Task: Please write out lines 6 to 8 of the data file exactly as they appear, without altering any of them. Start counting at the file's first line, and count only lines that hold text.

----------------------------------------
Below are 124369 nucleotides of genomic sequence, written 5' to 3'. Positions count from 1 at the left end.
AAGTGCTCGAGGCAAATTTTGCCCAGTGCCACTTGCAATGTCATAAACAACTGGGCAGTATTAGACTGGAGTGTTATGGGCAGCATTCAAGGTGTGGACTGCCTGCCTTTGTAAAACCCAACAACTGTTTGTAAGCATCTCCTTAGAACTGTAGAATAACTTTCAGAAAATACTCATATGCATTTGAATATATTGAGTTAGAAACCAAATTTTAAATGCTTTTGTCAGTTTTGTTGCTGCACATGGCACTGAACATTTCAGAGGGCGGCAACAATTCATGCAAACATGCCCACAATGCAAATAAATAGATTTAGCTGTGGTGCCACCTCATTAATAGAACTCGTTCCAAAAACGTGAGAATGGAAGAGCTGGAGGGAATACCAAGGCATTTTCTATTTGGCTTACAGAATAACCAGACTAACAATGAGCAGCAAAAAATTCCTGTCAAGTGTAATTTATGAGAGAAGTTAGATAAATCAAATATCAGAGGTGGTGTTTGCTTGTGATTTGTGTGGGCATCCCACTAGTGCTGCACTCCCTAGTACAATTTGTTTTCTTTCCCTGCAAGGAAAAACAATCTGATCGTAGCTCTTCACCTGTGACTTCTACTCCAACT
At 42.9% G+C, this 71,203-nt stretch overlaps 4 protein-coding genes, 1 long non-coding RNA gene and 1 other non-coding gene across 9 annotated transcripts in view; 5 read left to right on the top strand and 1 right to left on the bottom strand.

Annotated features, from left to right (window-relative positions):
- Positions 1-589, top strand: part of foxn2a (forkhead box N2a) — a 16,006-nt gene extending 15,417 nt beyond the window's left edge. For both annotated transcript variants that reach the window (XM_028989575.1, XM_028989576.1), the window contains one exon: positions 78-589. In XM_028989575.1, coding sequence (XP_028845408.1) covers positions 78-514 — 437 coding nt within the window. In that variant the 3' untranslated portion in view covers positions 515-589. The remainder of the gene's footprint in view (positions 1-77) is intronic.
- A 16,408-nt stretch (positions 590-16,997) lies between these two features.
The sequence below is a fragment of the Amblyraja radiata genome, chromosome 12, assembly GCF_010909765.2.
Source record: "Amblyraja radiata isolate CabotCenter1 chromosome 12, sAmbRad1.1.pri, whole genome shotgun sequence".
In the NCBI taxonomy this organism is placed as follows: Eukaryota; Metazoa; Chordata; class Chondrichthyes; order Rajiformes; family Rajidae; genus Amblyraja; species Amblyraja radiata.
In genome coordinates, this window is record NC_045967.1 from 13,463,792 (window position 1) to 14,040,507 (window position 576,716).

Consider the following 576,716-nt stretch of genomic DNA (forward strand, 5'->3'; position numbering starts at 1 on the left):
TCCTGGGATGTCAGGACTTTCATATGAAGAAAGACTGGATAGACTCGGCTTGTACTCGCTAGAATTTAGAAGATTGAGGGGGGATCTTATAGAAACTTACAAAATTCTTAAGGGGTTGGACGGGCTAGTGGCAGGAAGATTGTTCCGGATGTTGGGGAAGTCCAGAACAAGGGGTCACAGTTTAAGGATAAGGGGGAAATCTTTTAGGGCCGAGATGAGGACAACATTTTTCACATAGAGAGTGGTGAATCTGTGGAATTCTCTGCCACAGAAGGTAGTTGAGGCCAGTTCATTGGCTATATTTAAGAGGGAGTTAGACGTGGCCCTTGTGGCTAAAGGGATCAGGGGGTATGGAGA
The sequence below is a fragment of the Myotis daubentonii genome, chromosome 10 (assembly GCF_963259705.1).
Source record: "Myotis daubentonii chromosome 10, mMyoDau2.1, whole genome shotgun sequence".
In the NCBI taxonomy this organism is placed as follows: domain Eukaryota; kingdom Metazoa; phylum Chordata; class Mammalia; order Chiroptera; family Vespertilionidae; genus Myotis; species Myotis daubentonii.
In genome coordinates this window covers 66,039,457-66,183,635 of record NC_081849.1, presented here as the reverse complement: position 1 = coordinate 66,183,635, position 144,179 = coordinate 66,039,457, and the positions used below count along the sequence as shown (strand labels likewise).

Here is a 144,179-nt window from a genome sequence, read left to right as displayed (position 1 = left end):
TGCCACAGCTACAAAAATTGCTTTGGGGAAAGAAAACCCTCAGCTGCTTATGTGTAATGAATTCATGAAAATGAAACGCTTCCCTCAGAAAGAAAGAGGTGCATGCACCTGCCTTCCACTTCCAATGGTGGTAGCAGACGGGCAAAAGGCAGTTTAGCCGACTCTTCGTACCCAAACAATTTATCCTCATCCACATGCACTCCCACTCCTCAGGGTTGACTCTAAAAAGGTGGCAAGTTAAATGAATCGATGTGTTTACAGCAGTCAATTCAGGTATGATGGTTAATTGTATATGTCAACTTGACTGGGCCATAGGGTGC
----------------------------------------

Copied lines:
- A 16,408-nt stretch (positions 590-16,997) lies between these two features.
The sequence below is a fragment of the Amblyraja radiata genome, chromosome 12, assembly GCF_010909765.2.
Source record: "Amblyraja radiata isolate CabotCenter1 chromosome 12, sAmbRad1.1.pri, whole genome shotgun sequence".